Having eaten the Paschal meal somewhere in the city (Luke 22:10), Jesus ‘went forth with his disciples across the Kidron Valley, where there was a garden’ (John 18:1) on the Mount of Olives called Gethsemane (Mark 14:26, 32). The place was known to Judas, ‘for Jesus often met there with his disciples’ (John 18:2), perhaps to take a rest (while reflecting on the experiences of the day) before starting the climb up the steep steps en route to Bethany. Jesus knew his life to be in danger (John 11:8, 16); he suspected Judas oftreachery (Mark 14:17-21). On his way up the Kidron Valley he could not have avoided seeing the tombs in the bright moonlight. Awareness of the imminence of death struck him with great force; he had to stop and be alone for a moment because a decision had to be made. His enemies would come from the city, but ten minutes’ fast walking would bring him to the top of the Mount of Olives with the open desert before him. Escape would be easy; he could postpone the inevitable. Only in prayer could he find the answer to the agonizing question of whether to stand or retreat.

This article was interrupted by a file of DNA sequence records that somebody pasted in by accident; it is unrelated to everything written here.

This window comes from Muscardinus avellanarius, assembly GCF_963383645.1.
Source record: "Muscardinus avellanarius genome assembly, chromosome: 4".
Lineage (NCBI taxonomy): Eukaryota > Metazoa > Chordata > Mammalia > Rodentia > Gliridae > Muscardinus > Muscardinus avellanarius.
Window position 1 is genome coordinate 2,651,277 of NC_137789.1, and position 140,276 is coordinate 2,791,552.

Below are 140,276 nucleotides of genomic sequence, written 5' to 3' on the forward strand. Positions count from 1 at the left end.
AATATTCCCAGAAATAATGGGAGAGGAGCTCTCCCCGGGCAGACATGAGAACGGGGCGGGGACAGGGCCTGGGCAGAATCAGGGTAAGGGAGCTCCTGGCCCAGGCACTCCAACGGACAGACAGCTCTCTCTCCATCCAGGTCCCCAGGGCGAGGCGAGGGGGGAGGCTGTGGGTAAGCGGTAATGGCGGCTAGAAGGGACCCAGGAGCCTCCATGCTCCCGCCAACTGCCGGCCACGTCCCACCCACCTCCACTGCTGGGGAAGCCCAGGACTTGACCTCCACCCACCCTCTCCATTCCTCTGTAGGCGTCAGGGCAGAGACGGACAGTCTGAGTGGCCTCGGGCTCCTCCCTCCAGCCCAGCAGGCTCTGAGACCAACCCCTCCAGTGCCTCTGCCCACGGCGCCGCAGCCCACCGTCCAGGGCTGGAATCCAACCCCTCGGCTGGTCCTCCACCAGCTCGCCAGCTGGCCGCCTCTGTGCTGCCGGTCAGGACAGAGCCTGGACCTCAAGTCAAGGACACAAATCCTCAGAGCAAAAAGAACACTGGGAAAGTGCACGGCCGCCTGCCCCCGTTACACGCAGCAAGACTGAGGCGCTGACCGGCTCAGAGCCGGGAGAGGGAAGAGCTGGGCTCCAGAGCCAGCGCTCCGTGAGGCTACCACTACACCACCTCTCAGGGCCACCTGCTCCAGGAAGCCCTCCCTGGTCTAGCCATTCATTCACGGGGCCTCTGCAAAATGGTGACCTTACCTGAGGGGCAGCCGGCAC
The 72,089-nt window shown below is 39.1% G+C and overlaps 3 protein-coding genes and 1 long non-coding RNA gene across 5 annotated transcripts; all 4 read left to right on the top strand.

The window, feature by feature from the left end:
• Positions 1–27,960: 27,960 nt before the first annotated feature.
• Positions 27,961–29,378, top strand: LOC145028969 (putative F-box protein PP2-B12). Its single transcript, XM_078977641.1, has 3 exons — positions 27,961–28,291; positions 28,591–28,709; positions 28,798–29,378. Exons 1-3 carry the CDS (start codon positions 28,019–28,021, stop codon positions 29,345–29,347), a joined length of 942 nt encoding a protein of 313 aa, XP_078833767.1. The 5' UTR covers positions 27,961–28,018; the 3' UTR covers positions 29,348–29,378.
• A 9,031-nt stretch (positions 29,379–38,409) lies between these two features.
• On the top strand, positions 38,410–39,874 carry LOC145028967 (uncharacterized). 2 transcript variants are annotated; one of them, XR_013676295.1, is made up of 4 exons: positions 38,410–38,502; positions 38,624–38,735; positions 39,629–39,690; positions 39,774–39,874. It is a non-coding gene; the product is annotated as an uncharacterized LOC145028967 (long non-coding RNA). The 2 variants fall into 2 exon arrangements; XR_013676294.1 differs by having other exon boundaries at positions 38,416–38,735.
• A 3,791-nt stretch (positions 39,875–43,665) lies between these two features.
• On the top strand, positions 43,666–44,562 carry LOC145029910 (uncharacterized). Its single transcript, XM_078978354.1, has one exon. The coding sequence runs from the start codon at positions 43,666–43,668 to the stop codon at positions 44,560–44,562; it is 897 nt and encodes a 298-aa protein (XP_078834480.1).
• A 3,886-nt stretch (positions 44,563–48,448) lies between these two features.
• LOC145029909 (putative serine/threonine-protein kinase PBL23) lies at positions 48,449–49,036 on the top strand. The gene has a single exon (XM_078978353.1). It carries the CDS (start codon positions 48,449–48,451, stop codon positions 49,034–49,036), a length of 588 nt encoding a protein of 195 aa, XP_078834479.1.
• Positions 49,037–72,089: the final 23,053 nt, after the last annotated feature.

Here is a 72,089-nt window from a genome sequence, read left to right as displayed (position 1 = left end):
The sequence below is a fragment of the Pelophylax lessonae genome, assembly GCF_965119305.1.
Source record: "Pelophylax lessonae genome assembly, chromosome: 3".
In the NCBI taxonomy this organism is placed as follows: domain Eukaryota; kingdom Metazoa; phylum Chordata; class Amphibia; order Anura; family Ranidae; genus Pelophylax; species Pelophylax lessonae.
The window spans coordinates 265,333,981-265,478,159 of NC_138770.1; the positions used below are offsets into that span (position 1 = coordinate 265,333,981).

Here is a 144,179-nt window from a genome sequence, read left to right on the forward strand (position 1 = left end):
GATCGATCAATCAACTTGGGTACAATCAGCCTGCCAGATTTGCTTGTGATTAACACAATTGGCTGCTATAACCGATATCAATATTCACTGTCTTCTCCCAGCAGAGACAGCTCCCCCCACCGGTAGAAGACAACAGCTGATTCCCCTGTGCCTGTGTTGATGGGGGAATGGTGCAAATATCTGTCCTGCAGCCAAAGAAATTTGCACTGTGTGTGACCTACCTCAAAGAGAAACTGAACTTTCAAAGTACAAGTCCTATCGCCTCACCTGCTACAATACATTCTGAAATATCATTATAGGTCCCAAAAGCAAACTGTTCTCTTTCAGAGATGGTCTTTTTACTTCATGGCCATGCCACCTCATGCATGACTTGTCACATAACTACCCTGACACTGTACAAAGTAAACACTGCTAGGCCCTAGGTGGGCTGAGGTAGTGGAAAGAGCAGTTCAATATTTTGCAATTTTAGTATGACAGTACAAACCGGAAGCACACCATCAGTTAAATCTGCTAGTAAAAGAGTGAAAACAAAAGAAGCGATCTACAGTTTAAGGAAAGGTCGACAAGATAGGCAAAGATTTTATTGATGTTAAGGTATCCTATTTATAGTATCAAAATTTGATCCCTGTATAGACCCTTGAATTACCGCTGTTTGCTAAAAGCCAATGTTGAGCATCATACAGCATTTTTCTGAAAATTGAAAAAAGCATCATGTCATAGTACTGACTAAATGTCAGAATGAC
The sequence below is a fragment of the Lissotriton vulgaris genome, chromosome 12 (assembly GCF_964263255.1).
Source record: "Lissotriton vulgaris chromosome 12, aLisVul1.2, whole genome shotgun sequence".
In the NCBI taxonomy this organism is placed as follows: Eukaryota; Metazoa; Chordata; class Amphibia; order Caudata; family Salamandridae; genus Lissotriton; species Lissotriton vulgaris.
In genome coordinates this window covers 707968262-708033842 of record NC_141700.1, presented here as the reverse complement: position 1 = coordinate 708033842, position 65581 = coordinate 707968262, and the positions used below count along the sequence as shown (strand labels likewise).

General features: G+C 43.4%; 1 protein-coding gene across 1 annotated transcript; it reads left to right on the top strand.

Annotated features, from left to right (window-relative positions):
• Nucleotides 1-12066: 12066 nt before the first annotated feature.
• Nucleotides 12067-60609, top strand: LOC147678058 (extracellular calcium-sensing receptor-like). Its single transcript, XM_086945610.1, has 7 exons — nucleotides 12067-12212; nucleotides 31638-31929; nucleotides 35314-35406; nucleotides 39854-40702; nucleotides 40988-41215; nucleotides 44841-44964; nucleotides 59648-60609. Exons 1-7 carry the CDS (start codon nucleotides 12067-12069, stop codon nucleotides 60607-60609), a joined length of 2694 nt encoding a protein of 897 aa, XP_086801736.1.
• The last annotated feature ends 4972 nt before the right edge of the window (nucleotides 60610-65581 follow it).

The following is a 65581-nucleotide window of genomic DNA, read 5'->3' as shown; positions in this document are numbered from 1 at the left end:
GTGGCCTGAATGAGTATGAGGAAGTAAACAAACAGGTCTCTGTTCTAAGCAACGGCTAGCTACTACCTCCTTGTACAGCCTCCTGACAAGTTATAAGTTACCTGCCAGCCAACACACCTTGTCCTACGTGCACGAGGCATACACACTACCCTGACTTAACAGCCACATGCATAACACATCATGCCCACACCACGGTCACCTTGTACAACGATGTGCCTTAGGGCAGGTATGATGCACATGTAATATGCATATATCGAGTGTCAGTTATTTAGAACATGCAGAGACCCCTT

Source: The Holy Land by Jerome Murphy- O’Connor